|Prompt: Law enforcement
Squelch. Hope paused in her walk across the paddock and looked down. One of her sneakers, previously a pristine white, was submerged in a large circle of cow dung. She gagged. Very smelly and, ugh, squishy cow dung. She stepped onto some clean grass and tried to wipe off the mess. The more she smeared it over the dandelions and buttercups, the more she fought the urge to throw up.
Please don't let this be an omen, she prayed. I need this new move to work.
At 30 years old, Hope Marin had finally gained access to her substantial inheritance, and shocked everyone by buying a small farm in rural New Zealand. Sick of the pretentiousness, and frankly, sick of being lonely, she wanted to feel like she was part of a community. She wanted to have friends, maybe even meet a man. She had moved in to the farmhouse yesterday, and this was her first chance to explore her new home, all 30 acres of it.
Hope went through a gate, carefully closing it behind her as she'd been warned, even though she didn’t have any animals yet. Hearing a shout in the distance, she looked up to see a man waving his arms at some cattle, herding them towards a gate. He must be her new neighbour. Typical. Figures she'd meet him when she stank of cow poop. When he’d closed the gate, she called out.
He spun around, looking nothing like the men she was used to. His jeans looked worn and comfortable, unlike hers which still felt stiff and new. His brown hair looked soft and tumbled over a rugged, masculine face. He clearly wasn't into preening in front of a mirror with a bunch of products. He looked...genuine. Natural.
"Hey ya!" he called back. "You must be Hope.” He smiled at her. "Come on through," he said, gesturing to the fence.
She looked for a gate, but didn't see one. Figuring she was small enough to duck through the wires, she reached out a hand just as the man yelled at her. Her entire body jolted as electricity arced through her, from her hand to her feet. Surprise sent her stumbling back. Her wide eyes found the man as he jogged the last few paces to the fence.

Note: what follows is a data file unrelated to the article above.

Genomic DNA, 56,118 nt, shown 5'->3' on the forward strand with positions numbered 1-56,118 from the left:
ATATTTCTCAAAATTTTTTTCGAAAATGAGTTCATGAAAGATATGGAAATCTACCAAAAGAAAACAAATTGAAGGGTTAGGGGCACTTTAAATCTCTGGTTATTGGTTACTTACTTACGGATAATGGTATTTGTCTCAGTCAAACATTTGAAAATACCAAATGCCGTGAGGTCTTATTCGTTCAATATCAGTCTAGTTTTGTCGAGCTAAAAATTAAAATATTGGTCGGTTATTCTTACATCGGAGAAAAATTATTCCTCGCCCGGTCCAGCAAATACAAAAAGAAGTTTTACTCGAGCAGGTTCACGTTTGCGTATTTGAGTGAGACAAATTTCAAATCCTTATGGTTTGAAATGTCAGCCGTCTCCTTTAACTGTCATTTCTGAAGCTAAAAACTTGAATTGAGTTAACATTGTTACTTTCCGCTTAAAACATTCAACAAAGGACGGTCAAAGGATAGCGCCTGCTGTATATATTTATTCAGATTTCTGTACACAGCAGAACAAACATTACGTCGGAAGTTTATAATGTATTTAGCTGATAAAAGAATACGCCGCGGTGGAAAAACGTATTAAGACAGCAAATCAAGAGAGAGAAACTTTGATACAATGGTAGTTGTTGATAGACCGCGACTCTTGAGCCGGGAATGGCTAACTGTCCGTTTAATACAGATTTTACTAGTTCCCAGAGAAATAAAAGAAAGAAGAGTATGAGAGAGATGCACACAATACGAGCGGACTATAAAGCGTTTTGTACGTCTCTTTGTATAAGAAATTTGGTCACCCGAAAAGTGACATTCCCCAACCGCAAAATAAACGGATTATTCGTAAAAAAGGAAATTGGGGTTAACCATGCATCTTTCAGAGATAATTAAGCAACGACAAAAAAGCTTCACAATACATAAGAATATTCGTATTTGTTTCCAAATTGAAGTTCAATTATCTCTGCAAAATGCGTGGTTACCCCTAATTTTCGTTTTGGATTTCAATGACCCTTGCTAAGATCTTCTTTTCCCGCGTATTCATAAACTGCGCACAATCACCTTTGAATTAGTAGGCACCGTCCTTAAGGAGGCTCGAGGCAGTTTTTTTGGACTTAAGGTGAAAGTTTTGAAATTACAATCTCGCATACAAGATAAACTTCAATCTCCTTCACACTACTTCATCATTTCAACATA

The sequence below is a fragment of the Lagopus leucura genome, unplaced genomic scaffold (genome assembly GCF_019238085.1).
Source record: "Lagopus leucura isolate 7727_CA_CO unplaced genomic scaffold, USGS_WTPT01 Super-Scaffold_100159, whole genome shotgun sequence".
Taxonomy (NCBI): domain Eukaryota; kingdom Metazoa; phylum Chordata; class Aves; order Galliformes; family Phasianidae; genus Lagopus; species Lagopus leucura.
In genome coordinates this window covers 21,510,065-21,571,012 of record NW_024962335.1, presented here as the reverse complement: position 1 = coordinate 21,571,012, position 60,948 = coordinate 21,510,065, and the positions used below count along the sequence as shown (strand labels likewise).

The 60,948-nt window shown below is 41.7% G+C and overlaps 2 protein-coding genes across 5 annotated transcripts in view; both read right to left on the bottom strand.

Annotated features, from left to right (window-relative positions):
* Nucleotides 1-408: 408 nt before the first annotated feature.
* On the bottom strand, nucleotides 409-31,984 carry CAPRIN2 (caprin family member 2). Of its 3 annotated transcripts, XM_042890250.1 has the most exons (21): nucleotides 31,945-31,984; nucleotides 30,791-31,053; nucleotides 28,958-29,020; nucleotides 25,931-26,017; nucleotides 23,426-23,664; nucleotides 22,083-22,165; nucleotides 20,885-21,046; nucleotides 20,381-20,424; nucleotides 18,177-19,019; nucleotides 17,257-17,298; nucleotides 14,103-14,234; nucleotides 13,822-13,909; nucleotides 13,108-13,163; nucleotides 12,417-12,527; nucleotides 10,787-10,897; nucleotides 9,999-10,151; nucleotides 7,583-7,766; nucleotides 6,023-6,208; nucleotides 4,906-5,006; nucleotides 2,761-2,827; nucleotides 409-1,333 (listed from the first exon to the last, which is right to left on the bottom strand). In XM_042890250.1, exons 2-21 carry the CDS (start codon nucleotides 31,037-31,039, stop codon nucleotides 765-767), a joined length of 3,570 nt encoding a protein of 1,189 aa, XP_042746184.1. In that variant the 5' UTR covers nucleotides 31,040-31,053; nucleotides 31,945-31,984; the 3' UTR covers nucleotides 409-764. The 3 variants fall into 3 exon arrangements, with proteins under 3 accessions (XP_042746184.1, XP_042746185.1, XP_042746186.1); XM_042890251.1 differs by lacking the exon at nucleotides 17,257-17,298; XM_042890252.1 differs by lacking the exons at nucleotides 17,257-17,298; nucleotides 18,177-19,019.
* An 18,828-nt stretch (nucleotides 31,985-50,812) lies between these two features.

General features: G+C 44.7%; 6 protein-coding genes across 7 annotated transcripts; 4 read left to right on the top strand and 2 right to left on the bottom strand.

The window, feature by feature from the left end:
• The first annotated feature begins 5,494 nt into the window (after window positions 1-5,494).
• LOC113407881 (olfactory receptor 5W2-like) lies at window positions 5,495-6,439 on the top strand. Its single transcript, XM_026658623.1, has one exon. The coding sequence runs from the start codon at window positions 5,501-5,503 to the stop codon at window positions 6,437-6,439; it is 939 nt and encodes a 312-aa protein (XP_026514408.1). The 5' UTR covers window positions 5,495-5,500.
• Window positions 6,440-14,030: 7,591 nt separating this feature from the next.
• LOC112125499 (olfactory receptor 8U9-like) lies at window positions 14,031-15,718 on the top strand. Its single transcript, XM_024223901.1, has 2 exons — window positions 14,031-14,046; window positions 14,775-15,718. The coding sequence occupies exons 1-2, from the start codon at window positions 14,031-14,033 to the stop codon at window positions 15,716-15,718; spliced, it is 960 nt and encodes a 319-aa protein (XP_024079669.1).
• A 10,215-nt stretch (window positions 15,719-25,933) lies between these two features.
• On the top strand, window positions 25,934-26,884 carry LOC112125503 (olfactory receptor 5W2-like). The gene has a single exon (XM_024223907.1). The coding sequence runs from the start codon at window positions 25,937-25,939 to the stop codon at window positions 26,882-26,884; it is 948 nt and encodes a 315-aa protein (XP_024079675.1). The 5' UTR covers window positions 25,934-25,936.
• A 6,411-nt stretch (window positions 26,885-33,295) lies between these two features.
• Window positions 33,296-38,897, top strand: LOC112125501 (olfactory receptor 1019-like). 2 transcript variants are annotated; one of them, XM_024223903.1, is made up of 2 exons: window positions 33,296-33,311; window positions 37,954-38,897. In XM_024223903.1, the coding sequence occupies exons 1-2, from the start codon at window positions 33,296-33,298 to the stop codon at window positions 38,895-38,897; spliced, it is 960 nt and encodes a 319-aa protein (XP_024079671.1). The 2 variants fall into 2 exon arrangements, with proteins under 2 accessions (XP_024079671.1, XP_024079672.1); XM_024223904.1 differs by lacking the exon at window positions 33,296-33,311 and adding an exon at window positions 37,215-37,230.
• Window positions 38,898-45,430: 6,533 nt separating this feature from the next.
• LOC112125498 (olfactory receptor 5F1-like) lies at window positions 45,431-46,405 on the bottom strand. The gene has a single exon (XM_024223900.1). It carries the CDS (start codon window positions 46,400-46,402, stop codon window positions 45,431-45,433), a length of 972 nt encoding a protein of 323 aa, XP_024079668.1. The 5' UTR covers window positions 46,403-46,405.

"Sorry, I tried to warn you. Didn't expect you to do that. Didn’t you realise it's electric? Why didn't you use the gate?" He paused and blinked at her. "You okay?"
Hope stared at him for a moment before finding her voice. “Ah, yes?” She shook her head and continued. “Yes, sorry. It just gave me a shock.” When the man gave her a disbelieving look, she realised her mistake. “I mean, not a shock. A fright. A surprise. Obviously it gave me a shock, it’s an electric fence.” She gave a weak laugh and felt her face heat.
The man frowned and reached out to the fence. “It shouldn’t be a big shock. It’s just not set that high.”
Hope watched in amazement as he wrapped his fist around the wire and his muscles twitched as the current ran through them.
“Why would you do that?” she asked. “Why would you give yourself an electric shock like that?”
“It’s not like touching a powerline,” he countered. “Even kids do it, often having contests to see who can hold on the longest.”
Hope stared at him. Kids put themselves through that…on purpose?
“I didn’t introduce myself,” he said with a smile as he extended his hand to her. “Jake Cooper. I’m your next door neighbour, obviously, but also the local cop.”
Hope tilted her head to the side as she shook his hand, noting his firm grip and how warm his fingers were. “The local cop? How do you have time to be a farmer and a cop?”
Jake laughed. “It’s just not that busy around here, honest. The cop side of things, I mean. Being a farmer is always busy, there’s always something that needs doing. This is a quiet community though. The worst we get is some of the high school kids experimenting with drugs or graffiti. Nothing like big city crime.”
Hope nodded. That sounded perfect, just the kind of community she had wanted to start her new life in.
“What are you planning on running on your side?” Jake asked her.
“Beef? Sheep? You don’t have the setup for dairy or deer.”